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China's tech advance cannot be slowed, says Nvidia CEO

Jensen Huang predicts driverless taxis will hit city streets in 2020

Nvidia CEO Jensen Huang speaking to reporters after the GPU Technology Conference in Taiwan.

TAIPEI -- U.S. chipmaker Nvidia's founder and Chief Executive Jensen Huang said curbing China's technological development could not be achieved by adopting heavy tariffs or cracking down on companies such as ZTE, while he still expects the trade disputes between the U.S. and China to be resolved eventually.

"There is nothing that is slowing down China's development of technology. Nothing. They don't need any more inspirations," Huang told reporters in Taipei on May 30. "China is full-steam ahead and we all have to be full-steam ahead."

Huang's comments came amid trade tensions, initiated by Washington, which some have viewed as a means of containing Beijing's ambition to be a new tech superpower through its "Made in China 2025" program. This is intended to advance China's own technology, including semiconductors. Even if the seven-year ban on ZTE buying from American companies is lifted, the harsh crackdown that threatened the Chinese telecom gear provider's survival has sent a warning to Beijing and Chinese companies to be self-reliant on sensitive technology as soon as possible.

Despite competitors entering the artificial intelligence field -- including state-sponsored chip startups like Cambricon Technologies in China -- Nvidia is still a tech leader, with its flagship graphics processors now widely used to accelerate sophisticated AI computing in data centers, future autonomous cars, infrastructure, advanced computer graphics, medical image recognition and industrial automation. Huang has become one of the most prominent industry leaders to predict the development of AI, digital currency and autonomous vehicles.

For the January-March period, while Nvidia's revenue advanced 66% to $3.2 billion from a year ago, its automotive-related business grew only 4% year-over-year to $145 million. In the same period, two fatal car accidents involving an Uber Technologies self-driving car and Tesla's semi-autonomous Model X raised concerns over the safety of driverless vehicles, overshadowing their technological development. Nvidia in late March halted its self-driving tests on public roads across the world in the wake of the Uber incident.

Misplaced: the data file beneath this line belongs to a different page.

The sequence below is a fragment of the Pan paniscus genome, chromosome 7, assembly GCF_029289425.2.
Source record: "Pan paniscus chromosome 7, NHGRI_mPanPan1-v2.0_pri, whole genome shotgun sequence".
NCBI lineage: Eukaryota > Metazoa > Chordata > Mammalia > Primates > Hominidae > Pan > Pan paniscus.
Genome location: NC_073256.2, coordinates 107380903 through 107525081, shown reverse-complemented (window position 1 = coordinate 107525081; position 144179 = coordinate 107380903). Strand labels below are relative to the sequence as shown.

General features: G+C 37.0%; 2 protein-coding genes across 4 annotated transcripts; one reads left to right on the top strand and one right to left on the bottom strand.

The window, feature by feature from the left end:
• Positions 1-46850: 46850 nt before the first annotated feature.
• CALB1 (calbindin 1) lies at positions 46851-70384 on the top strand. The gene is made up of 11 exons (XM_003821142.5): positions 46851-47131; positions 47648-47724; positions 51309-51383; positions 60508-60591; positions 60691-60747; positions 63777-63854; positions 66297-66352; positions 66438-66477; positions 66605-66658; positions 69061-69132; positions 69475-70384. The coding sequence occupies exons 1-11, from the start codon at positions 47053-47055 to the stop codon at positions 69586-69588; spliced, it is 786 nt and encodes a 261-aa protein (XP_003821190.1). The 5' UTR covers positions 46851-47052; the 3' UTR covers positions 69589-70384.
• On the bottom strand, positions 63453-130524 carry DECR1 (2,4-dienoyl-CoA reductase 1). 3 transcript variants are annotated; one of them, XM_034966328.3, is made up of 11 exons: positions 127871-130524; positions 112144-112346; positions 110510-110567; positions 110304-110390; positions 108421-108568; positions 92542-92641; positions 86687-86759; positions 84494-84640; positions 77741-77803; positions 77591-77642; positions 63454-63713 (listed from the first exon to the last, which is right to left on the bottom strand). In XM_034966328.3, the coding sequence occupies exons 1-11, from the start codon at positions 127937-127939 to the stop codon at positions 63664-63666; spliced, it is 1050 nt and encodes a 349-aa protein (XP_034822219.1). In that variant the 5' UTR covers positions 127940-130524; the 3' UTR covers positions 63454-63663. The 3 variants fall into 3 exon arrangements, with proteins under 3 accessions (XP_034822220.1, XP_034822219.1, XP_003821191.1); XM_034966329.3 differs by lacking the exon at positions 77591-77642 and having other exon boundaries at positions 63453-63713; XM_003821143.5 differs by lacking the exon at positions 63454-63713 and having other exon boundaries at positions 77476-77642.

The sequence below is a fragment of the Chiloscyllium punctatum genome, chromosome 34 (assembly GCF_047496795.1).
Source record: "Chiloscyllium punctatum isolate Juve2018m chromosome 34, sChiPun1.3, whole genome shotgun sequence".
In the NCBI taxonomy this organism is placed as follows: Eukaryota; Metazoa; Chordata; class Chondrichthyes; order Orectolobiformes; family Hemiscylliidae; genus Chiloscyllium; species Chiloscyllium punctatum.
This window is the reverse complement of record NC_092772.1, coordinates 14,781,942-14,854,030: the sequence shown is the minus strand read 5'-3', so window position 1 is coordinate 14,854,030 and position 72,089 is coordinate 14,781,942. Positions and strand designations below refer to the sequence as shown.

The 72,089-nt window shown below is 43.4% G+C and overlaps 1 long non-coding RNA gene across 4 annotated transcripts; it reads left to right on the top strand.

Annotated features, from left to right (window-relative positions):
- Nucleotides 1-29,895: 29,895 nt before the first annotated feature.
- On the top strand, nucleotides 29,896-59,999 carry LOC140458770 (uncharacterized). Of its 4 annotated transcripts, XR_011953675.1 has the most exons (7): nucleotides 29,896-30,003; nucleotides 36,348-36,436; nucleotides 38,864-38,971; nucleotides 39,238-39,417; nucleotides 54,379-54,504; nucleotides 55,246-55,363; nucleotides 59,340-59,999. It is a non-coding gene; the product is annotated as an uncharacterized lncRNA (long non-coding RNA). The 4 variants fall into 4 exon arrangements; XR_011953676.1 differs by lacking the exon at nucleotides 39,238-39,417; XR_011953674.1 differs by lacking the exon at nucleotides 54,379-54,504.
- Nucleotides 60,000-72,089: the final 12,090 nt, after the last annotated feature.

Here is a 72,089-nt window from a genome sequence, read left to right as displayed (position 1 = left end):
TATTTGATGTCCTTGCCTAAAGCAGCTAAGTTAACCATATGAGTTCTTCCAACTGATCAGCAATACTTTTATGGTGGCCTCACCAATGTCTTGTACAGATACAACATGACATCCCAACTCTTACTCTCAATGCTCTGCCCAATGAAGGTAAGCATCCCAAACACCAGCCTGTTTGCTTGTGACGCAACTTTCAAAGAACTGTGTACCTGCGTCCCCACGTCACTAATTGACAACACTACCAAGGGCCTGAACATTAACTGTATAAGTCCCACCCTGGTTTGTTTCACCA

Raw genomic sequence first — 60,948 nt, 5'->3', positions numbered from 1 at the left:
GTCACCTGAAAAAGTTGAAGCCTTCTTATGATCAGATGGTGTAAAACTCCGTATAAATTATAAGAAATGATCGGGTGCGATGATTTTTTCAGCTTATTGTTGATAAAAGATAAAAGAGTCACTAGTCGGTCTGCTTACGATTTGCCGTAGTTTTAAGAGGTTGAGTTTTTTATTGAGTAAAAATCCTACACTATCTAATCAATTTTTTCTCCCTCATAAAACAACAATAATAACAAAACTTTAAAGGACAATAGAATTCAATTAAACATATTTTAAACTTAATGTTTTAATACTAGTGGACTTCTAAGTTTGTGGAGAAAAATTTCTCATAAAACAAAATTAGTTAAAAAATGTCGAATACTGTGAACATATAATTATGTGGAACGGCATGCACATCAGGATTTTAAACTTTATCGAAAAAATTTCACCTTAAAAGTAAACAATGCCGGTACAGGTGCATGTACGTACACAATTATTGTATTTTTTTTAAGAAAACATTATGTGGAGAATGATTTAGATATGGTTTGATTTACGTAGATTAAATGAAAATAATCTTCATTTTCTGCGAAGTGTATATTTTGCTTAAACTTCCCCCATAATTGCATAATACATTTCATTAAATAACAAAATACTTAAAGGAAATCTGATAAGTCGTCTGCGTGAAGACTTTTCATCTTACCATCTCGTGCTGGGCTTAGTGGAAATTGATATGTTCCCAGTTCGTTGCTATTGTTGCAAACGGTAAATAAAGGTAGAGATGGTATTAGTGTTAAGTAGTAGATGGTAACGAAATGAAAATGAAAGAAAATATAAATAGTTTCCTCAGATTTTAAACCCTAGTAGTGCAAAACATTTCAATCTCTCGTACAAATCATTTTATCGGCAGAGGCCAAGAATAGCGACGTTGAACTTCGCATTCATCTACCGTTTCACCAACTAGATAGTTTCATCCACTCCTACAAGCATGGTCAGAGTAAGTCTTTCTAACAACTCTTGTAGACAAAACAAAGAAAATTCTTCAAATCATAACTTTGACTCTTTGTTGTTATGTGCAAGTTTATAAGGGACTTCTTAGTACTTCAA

"The recent accidents are exactly the reason why we need to accelerate the development of self-driving cars, because if we do a good job, future cars will have fewer accidents," Huang said.

He said he was still upbeat about the realization of driverless technology and reaffirmed that he foresees fully autonomous vehicles hitting the road by 2021.

Nvidia CEO Jensen Huang, (left), shakes hands with Volkswagen CEO Herbert Diess at the Consumer Electronics Show in Las Vegas, Nevada, on Jan. 7, 2018.   © Reuters

"In fact, I will say [deployment of self-driving] robot taxis in the city will probably be in 2020," said Huang, adding autonomous cars for individual consumers will be on the road in 2021. Autonomous taxis can start first because their operational area and conditions can be controlled and limited, according to Huang. "If the weather is not good, you can simply not operate the taxi."

When asked when Nvidia will resume testing on public roads, Huang said his company had been doing trials on private roads and in a virtual reality environment. Nvidia would start a new round of road tests for self-driving vehicles in the U.S. whenever its engineers were ready, he said. "It could even be tomorrow morning [if they are ready]."

The company disclosed in May that volatile sales to customers who mine digital currencies like Ethereum totaled $289 million for the March quarter, and that such revenue could drop to only one-third of the previous level in the current quarter. Shares of Nvidia dropped more than 4% from its all-time high of over $260 in early May. Most miners used graphics processors by Nvidia to mine Ethereum, the world's second-biggest digital currency by market value after Bitcoin. Ethereum's price, like Bitcoin, has shed around 60% since its peak in January.

"Right now the price of Bitcoin currency and the price of digital currency is down. There is too much speculation," said Huang. "The simplest way to think about cryptocurrency is just a bonus to our company. If there is no crypto demand, I am happy because Nvidia still has so many growing areas, and if there is crypto demand, there is an extra bonus to the [overall] demand. So, don't worry about it," Huang said.

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